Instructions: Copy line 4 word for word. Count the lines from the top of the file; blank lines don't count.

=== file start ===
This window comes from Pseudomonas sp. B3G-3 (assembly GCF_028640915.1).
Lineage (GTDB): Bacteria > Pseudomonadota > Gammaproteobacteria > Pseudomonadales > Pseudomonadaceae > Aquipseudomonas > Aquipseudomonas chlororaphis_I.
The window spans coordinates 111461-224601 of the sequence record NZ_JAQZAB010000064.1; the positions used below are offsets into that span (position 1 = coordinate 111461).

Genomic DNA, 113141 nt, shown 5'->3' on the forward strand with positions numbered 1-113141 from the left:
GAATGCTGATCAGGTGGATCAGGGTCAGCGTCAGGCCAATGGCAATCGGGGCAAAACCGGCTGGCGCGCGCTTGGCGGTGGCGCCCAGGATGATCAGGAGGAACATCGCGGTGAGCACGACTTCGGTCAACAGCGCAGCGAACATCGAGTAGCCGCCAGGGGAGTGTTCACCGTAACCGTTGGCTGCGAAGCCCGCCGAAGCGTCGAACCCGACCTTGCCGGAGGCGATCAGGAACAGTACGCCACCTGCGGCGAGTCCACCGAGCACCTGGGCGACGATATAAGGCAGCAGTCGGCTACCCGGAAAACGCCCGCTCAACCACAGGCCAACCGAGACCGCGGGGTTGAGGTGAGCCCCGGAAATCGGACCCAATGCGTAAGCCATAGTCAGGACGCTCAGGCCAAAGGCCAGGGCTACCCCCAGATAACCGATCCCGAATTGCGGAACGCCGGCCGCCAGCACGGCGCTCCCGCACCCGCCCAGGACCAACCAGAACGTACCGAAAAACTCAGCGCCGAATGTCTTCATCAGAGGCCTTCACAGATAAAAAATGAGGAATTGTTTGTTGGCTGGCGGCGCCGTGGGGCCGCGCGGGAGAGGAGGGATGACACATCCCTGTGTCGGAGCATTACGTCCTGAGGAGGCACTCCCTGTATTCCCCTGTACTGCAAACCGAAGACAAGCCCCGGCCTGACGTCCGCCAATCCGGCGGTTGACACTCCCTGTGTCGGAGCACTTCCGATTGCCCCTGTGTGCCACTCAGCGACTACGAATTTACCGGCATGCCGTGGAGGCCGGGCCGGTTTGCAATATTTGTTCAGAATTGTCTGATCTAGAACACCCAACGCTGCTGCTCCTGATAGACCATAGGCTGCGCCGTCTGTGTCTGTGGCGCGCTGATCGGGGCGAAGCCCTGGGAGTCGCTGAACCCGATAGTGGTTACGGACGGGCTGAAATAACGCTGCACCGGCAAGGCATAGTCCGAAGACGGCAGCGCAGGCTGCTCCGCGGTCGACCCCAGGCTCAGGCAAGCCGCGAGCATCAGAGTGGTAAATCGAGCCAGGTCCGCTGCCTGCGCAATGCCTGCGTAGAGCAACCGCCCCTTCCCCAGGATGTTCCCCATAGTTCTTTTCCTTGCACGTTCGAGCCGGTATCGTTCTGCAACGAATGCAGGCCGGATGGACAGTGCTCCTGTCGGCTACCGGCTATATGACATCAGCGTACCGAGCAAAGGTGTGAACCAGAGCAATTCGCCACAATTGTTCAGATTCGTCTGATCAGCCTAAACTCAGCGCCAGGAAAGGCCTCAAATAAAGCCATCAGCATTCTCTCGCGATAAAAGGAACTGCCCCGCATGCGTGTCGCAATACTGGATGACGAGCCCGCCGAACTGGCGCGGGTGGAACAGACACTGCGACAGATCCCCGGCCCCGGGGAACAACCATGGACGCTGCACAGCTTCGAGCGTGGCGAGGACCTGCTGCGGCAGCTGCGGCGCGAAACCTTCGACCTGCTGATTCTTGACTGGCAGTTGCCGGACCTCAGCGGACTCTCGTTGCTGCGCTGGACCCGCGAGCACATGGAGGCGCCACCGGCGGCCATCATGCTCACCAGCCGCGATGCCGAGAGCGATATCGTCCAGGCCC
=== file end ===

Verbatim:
Genomic DNA, 113141 nt, shown 5'->3' on the forward strand with positions numbered 1-113141 from the left: